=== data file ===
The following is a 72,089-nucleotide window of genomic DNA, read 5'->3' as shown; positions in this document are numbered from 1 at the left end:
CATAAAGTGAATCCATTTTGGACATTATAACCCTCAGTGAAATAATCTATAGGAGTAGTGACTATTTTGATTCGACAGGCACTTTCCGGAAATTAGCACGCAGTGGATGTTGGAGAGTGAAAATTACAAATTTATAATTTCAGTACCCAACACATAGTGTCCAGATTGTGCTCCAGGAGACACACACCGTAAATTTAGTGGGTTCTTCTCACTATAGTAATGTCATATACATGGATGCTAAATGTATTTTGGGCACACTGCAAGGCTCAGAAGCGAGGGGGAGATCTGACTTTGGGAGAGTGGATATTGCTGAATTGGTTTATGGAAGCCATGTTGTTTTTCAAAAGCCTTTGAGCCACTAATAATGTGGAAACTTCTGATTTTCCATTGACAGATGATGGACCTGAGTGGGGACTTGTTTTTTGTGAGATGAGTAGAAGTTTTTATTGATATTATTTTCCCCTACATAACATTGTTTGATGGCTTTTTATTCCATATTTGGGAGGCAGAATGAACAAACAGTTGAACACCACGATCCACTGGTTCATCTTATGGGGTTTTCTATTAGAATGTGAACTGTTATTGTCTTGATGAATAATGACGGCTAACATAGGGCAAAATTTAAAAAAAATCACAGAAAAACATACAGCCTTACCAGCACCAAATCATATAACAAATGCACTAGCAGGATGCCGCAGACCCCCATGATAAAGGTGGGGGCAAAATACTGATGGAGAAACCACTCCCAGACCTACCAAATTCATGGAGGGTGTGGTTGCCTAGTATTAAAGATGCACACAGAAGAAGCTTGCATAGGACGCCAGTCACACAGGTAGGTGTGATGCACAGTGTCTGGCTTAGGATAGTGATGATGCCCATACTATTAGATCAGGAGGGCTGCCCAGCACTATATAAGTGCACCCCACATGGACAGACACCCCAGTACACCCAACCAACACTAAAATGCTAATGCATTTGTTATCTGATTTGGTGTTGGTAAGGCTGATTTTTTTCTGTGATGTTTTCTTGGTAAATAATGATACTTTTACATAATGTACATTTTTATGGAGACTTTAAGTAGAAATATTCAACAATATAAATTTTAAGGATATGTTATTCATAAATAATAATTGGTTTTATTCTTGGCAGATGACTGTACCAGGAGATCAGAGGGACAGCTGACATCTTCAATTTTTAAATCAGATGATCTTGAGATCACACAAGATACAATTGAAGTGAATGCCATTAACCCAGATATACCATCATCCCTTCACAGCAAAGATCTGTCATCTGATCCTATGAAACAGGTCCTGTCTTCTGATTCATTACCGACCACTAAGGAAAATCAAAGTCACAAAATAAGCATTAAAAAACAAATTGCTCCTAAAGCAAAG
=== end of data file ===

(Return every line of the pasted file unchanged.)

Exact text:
The following is a 72,089-nucleotide window of genomic DNA, read 5'->3' as shown; positions in this document are numbered from 1 at the left end:
CATAAAGTGAATCCATTTTGGACATTATAACCCTCAGTGAAATAATCTATAGGAGTAGTGACTATTTTGATTCGACAGGCACTTTCCGGAAATTAGCACGCAGTGGATGTTGGAGAGTGAAAATTACAAATTTATAATTTCAGTACCCAACACATAGTGTCCAGATTGTGCTCCAGGAGACACACACCGTAAATTTAGTGGGTTCTTCTCACTATAGTAATGTCATATACATGGATGCTAAATGTATTTTGGGCACACTGCAAGGCTCAGAAGCGAGGGGGAGATCTGACTTTGGGAGAGTGGATATTGCTGAATTGGTTTATGGAAGCCATGTTGTTTTTCAAAAGCCTTTGAGCCACTAATAATGTGGAAACTTCTGATTTTCCATTGACAGATGATGGACCTGAGTGGGGACTTGTTTTTTGTGAGATGAGTAGAAGTTTTTATTGATATTATTTTCCCCTACATAACATTGTTTGATGGCTTTTTATTCCATATTTGGGAGGCAGAATGAACAAACAGTTGAACACCACGATCCACTGGTTCATCTTATGGGGTTTTCTATTAGAATGTGAACTGTTATTGTCTTGATGAATAATGACGGCTAACATAGGGCAAAATTTAAAAAAAATCACAGAAAAACATACAGCCTTACCAGCACCAAATCATATAACAAATGCACTAGCAGGATGCCGCAGACCCCCATGATAAAGGTGGGGGCAAAATACTGATGGAGAAACCACTCCCAGACCTACCAAATTCATGGAGGGTGTGGTTGCCTAGTATTAAAGATGCACACAGAAGAAGCTTGCATAGGACGCCAGTCACACAGGTAGGTGTGATGCACAGTGTCTGGCTTAGGATAGTGATGATGCCCATACTATTAGATCAGGAGGGCTGCCCAGCACTATATAAGTGCACCCCACATGGACAGACACCCCAGTACACCCAACCAACACTAAAATGCTAATGCATTTGTTATCTGATTTGGTGTTGGTAAGGCTGATTTTTTTCTGTGATGTTTTCTTGGTAAATAATGATACTTTTACATAATGTACATTTTTATGGAGACTTTAAGTAGAAATATTCAACAATATAAATTTTAAGGATATGTTATTCATAAATAATAATTGGTTTTATTCTTGGCAGATGACTGTACCAGGAGATCAGAGGGACAGCTGACATCTTCAATTTTTAAATCAGATGATCTTGAGATCACACAAGATACAATTGAAGTGAATGCCATTAACCCAGATATACCATCATCCCTTCACAGCAAAGATCTGTCATCTGATCCTATGAAACAGGTCCTGTCTTCTGATTCATTACCGACCACTAAGGAAAATCAAAGTCACAAAATAAGCATTAAAAAACAAATTGCTCCTAAAGCAAAG